Should you use an IRA or a 401(k) to save for retirement? Here's how to make the most of both

As the internet would say, "Why not both?"


Red or blue? "Star Wars" or "Star Trek"? Britney or Christina? In these polarizing times, it seems we're constantly asked to pick sides. But retirement investors, it seems, are happy to have it both ways. Recent data from Fidelity indicates that more than 2 million investors on the brokerage's platform are saving for retirement in both an individual retirement account and their employer's 401(k) plan — a 12.5% increase from this time last year.

Investing in a 401(k) or an IRA comes with many of the same benefits, so if you're investing solely in one or the other, don't worry — you're not doing anything wrong. But there are some differences in what the two savings vehicles offer, and depending on your financial situation, it may make sense to invest in both.

The basics of retirement savings accounts

The traditional versions of the 401(k) and IRA accounts both work the same way: You contribute pre-tax money to the account, which reduces your taxable income for the year you contribute the money. You won't pay taxes on your money until you begin withdrawing it in retirement.

The other major flavor of these vehicle, a so-called "Roth" account, throws the tax situation in reverse. You fund these accounts with after-tax dollars, but from there, your account grows tax-free. You won't pay any taxes on the money you put in or the money you earn when you take it out in retirement. The after-tax status of your Roth money also means that you can withdraw your contributions from a Roth 401(k) or IRA any time without paying a penalty.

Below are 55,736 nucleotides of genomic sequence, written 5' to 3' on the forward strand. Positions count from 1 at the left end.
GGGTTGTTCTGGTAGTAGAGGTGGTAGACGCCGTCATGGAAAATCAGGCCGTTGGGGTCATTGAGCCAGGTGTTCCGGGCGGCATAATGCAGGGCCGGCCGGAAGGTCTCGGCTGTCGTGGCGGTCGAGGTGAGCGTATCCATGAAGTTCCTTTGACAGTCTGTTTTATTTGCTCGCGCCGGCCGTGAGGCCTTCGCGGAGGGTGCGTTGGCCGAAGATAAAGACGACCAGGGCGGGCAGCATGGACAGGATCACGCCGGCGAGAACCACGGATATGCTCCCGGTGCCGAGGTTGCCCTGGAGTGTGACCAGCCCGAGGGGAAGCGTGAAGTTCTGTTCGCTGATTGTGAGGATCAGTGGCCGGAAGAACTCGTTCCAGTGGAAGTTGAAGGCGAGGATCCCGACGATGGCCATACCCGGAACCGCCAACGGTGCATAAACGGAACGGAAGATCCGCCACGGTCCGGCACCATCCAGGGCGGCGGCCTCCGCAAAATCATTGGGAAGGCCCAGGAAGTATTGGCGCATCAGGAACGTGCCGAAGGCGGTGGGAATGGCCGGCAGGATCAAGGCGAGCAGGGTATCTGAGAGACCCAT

What is the difference between Roth and traditional IRAs

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401(k) advantages: Size and free money

One of the major benefits in favor of a 401(k) is that you can contribute much more on an annual basis. Savers under the age of 50 can contribute up to $19,500 in a 401(k) in 2020, compared with a $6,000 limit for IRA accounts.

Generally, the more money you make, the less you may be able to contribute to a Roth IRA or the smaller your potential tax deduction from a traditional IRA, if you're able to take a deduction at all. For single filers, the amount you can contribute to a Roth IRA begins to phase out for people with incomes of $196,000. And if you're covered by a workplace retirement account, you can't take a tax deduction on a traditional IRA if you're a single filer with more than $75,000 in income.

But even if you couldn't come close to hitting the contribution limit on either account, the 401(k) becomes a no-brainer if your employer offers a match, meaning that it agrees to mirror an employee's contribution to the account up to a certain percentage of their salary.

"Typically, I encourage everyone to contribute to their 401(k) first, if the company offers a match," says Rick Vazza, a certified financial planner and founder of Driven Wealth Management in San Diego, California. "Contributing at least the match amount allows them to essentially get an immediate pay raise. Tough to beat that!"

IRA pluses: cost and flexibility

There's no arguing with free money, but 401(k) plans do come with a few drawbacks. For one, you'll have to choose from a roster of pre-selected mutual funds. Depending on your firm, these may be a selection of index funds, a suite of target-date products (which grow more conservative as you near your retirement date), or actively managed funds, which typically come with higher expense ratios in exchange for managers running the show.